Some of ANCSA’s most adverse provisions are those that purportedly extinguished aboriginal right and title to all other lands, as well as aboriginal hunting and fishing rights. The latter is most disturbing when read in context with the International Covenant on Civil and Political Rights and the International Covenant on Economic, Social and Cultural Rights, both adopted by the United Nations (UN) in 1966 and both of which affirmatively state in Article 1(2), “In no case may a people be deprived of its own means of subsistence.” In 1999, the UN human rights treaty bodies responsible for reviewing compliance with the covenants specifically denounced the notion of “extinguishment.” Ironically, ANCSA, the instrument that intended to secure a future for Alaska Native peoples, has in fact jeopardized their distinct characteristics, status, and rights by purporting to extinguish them.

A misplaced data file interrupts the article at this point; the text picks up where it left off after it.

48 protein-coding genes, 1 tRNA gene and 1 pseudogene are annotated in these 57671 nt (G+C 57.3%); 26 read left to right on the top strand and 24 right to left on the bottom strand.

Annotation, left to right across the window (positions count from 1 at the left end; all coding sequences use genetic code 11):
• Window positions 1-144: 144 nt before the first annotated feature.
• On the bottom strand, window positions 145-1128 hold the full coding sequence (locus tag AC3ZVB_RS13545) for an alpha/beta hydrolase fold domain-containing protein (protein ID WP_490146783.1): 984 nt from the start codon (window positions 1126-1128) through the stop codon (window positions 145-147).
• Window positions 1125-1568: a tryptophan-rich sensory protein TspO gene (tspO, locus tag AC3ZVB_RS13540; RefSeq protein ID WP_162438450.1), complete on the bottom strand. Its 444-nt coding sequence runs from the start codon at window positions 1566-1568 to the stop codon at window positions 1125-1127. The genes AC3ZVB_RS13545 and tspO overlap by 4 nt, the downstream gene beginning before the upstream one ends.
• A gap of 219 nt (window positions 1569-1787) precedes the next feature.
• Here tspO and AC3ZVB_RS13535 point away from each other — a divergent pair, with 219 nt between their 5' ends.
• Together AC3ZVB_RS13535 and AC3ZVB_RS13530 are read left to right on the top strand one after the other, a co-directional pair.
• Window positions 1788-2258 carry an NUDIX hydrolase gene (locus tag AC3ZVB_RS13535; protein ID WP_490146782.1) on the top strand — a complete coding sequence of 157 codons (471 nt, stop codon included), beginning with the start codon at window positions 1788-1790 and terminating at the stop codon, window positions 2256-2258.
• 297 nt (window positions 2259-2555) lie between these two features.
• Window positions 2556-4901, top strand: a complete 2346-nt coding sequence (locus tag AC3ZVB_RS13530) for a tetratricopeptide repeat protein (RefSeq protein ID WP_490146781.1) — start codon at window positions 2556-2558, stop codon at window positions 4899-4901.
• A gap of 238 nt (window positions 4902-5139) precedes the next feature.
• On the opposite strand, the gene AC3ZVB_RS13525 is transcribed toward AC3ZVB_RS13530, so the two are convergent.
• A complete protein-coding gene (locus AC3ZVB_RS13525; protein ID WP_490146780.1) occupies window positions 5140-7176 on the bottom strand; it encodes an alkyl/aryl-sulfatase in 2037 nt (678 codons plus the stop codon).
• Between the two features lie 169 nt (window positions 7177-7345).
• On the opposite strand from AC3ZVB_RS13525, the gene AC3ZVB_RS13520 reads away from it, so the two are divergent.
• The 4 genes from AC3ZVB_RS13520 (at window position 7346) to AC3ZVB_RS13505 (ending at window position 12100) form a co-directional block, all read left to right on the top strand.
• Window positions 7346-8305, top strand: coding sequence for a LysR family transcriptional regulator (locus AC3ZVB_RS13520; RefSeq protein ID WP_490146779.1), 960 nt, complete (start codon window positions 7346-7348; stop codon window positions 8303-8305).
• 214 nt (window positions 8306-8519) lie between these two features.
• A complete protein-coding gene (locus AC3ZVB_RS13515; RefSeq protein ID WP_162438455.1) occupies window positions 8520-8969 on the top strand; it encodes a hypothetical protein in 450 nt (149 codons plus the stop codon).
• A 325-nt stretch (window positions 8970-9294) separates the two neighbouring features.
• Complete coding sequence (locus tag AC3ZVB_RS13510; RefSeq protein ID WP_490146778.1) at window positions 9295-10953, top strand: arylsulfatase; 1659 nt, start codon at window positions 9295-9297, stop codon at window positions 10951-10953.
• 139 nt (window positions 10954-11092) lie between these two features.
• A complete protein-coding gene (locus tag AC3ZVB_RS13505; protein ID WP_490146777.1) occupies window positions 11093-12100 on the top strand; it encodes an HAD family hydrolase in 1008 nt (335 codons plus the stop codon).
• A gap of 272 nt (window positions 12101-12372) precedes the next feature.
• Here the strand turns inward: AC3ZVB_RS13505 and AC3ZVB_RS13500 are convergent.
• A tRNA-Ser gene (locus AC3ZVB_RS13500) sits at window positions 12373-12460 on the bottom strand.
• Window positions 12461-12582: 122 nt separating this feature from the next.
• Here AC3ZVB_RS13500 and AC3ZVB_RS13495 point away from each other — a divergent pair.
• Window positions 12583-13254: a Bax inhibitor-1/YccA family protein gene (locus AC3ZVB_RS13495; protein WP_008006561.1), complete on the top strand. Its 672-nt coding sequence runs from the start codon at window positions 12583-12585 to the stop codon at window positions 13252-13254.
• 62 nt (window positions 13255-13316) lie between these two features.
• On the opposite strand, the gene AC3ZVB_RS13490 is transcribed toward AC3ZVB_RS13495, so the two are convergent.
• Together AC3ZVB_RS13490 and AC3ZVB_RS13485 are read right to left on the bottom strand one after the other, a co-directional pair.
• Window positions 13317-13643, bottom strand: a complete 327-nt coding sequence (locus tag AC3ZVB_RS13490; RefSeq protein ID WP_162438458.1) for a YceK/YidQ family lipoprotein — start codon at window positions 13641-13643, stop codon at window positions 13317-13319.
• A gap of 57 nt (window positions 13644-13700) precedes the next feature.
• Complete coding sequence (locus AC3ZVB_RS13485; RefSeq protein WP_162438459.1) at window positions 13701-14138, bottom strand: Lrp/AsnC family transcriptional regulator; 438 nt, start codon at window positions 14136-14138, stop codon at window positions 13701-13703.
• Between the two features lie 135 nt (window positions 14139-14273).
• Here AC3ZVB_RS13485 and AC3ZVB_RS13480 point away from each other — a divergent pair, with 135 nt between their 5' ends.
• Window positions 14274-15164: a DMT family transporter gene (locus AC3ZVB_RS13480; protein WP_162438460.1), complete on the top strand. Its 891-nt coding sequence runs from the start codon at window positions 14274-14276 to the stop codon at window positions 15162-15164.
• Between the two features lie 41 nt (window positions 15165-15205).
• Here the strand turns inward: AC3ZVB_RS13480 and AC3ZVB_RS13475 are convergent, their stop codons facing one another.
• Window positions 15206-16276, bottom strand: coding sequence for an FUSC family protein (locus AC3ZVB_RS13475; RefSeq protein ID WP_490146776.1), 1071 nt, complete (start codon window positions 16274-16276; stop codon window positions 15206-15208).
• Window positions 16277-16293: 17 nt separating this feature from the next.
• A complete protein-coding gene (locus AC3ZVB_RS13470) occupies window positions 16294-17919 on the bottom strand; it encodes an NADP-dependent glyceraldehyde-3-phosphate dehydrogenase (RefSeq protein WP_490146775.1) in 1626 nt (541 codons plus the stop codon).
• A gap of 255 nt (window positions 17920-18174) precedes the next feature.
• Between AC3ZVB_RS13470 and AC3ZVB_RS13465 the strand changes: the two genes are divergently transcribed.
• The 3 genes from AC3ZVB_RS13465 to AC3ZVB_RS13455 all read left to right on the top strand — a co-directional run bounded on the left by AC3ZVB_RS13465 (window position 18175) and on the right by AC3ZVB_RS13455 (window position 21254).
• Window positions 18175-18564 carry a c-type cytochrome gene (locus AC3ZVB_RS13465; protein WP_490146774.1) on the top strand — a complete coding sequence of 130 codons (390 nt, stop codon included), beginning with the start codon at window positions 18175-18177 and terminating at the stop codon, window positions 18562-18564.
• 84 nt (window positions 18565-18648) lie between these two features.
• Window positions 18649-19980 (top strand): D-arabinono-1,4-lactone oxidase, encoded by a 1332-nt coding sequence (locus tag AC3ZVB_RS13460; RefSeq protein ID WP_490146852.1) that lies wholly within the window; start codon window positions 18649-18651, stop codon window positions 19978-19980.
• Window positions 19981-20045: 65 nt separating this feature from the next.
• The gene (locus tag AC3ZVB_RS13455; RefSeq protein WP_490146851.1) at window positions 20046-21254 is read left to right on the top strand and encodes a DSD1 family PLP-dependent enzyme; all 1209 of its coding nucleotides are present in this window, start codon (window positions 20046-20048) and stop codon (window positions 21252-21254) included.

Responding to the threats facing Alaska Native communities, the indigenous peoples of Alaska have taken a range of actions, including establishing an independent commission to review the impact of ANCSA, lobbying Congress for favorable amendments, litigating, and organizing and strengthening the legitimate role of tribal governments. Soon after ANCSA’s enactment, the shareholders of the ANCSA corporations in Arctic Village and Venetie voted to transfer all their lands to the federated tribal government of the two villages. This set the stage for another twenty-five years of litigation to determine the existence and scope of tribal jurisdiction in Alaska. The federated villages imposed a tax on a state school construction project in Venetie, asserting that the land was part of a “dependent Indian community” within “Indian country,” as defined under federal law and subject to tribal taxing authority.